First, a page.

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onewheat
03-02-2012, 12:49 AM
I have an '07 X-15 with the 6 channel and 4 channel JL amps. The 6 channel is powering the 4 cockpit speakers and the other two channels bridged for the sub. The 4 channel is powering the tower speakers. All speakers are 1 speaker per channel (except sub, of course). What I was wondering is - would you get more power (volume) to the speakers if you bridged two channels and then ran 2 speakers in series? It has been a while since I was into this, but if I remember correctly, two 4-ohm speakers wired in parallel would drop the load to 2-ohms and put on two bridged channels of an amp results in higher (near double) the power - but then is this double power then divided between the two speakers, giving the same net effect?

sp00ky
03-02-2012, 02:13 AM
I have an '07 X-15 with the 6 channel and 4 channel JL amps. The 6 channel is powering the 4 cockpit speakers and the other two channels bridged for the sub. The 4 channel is powering the tower speakers. All speakers are 1 speaker per channel (except sub, of course). What I was wondering is - would you get more power (volume) to the speakers if you bridged two channels and then ran 2 speakers in series? It has been a while since I was into this, but if I remember correctly, two 4-ohm speakers wired in parallel would drop the load to 2-ohms and put on two bridged channels of an amp results in higher (near double) the power - but then is this double power then divided between the two speakers, giving the same net effect?

Maybe, but wouldn't you then lose your current setup of separating highs mids and lows. And highs don't need the power that the sub does correct? Are the tower speakers and sub aftermarket?

EarmarkMarine
03-02-2012, 08:44 AM
4-ohm stereo and 8-ohm bridged will produce the identical power.
2-ohm stereo and 4-ohm bridged will produce the identical power.
Halving the load resistance will often produce 30 to 60 percent more power depending on the particular amplifier up to a point. Rarely would you get close to double the power. And,
as you lower the load, efficiency decreases, damping decreases, headroom decreases and distortion increases. Unlike DC bulbs or something elementary, with an amplifier you have a switching power supply which acts like a buffer between the boat's voltage supply and the audio amplifier. As you lower the load the supply voltage sags. Eventually you hit the power supply capacity and you no longer see a power increase as you continue lowering the load. So there are a couple layers of applicational considerations before you can apply Ohm's Law to amplifiers.
onewheat,
You could use more power all around and especially on the tower speakers but you will have to add more amplifier.

David
Earmark Marine

sp00ky
03-02-2012, 03:40 PM
4-ohm stereo and 8-ohm bridged will produce the identical power.
2-ohm stereo and 4-ohm bridged will produce the identical power.
Halving the load resistance will often produce 30 to 60 percent more power depending on the particular amplifier up to a point. Rarely would you get close to double the power. And,
as you lower the load, efficiency decreases, damping decreases, headroom decreases and distortion increases. Unlike DC bulbs or something elementary, with an amplifier you have a switching power supply which acts like a buffer between the boat's voltage supply and the audio amplifier. As you lower the load the supply voltage sags. Eventually you hit the power supply capacity and you no longer see a power increase as you continue lowering the load. So there are a couple layers of applicational considerations before you can apply Ohm's Law to amplifiers.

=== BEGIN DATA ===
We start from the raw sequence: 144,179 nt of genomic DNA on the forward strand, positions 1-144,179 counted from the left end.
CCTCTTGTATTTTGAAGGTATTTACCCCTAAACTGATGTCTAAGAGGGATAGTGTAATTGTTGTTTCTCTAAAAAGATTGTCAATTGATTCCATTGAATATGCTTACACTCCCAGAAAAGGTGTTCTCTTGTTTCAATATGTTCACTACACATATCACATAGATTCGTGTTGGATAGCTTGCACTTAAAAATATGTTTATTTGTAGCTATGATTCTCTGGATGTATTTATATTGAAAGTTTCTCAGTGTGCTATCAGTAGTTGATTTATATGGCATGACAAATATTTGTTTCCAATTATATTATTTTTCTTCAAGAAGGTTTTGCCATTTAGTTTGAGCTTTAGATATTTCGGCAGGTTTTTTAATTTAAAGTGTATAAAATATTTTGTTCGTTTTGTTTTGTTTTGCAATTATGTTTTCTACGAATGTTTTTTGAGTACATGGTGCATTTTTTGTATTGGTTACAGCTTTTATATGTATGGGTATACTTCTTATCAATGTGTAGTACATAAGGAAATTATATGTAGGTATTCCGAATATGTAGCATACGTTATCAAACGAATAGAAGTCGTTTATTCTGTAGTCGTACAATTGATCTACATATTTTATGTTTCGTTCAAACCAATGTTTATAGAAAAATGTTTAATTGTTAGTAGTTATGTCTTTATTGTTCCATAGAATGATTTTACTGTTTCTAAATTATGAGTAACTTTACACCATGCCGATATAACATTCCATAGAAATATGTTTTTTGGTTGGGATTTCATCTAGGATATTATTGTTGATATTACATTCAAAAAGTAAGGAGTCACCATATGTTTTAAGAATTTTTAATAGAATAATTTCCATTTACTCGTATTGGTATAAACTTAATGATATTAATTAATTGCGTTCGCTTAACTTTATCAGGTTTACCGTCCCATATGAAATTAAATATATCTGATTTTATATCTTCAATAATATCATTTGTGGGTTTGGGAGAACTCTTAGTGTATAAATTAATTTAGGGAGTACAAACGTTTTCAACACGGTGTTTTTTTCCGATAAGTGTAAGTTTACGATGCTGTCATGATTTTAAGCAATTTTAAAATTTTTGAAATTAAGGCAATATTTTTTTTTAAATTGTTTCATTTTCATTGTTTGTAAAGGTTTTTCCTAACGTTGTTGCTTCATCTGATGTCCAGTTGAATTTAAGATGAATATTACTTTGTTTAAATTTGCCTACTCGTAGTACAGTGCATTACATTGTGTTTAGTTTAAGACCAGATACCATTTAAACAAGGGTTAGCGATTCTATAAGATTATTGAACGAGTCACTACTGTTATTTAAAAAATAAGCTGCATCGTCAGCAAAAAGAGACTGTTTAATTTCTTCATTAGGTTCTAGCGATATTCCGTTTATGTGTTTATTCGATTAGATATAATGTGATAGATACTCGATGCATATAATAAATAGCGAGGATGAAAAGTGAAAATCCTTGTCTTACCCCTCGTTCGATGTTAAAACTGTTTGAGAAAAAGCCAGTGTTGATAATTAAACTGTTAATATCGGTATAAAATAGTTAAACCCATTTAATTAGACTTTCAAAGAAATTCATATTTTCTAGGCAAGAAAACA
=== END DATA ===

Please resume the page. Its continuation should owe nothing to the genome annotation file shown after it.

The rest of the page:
onewheat,
You could use more power all around and especially on the tower speakers but you will have to add more amplifier.

David
Earmark Marine

So subs and tower have their own amps correct

EarmarkMarine
03-02-2012, 04:52 PM
sp00ky,
Perhaps, but the distribution of channels could go a couple of different ways depending on which amplifier was used to supplement the factory.

David
Earmark Marine

onewheat
03-03-2012, 12:08 AM
I have the M4500 on the tower - 4x80w at 4 ohms - 1 channel per stock JL Audio tower speaker. The M6600 for the cockpit and sub - 6x75w at 4 ohms - 1 channel for each of the 4 cockpit speakers and 2 channels bridged for the sub. I just found a spec page that says 100w per channel at 2 ohms, so it is a 33% increase for halving the resistance. I was thinking it would have been more. I know JL amps are typically rated conservatively, but still, it appears I am better off leaving it wired the way it is, unless I upgrade the amps to something with more power. The JL component speakers are rated for 100 watts RMS continuous/225 watts peak and with the recommended power being between 40 - 175 watts per channel at 4 ohms. So the amps are decent, but could be stronger. Seem about right?

EarmarkMarine
03-03-2012, 08:44 AM
Actually those JL Audio amplifiers are excellent in construction and sound quality. And they are honestly rated (if not conservative) which you can't depend on with all brands. MC is about as generous or even more so in how they equip these boats as compared to other builders. The fact remains that more power is beneficial. Wholesale replacement makes less sense. Addition is more like it if you want an upgrade.

David
Earmark Marine

Thrall
03-05-2012, 01:49 AM
The JL component speakers can handle 150W RMS in my experience.
What you have in the boat is about the best way to wire it. You'll get a little more by parallelling the 2 pair of tower speakers to 2 bridged channels each, but to get teh most out of your current system, add 1 amp.
Use the 6600 for the cockpit speakers. 2 front speakers 1:1, 2 rear speakers bridge 2ch each to them. Use the 4500 for your sub (you could get a 2nd sub now!) and get another dedicated tower speaker amp and get 150W/ch to the tower speakers.
It will really wake the speakers up.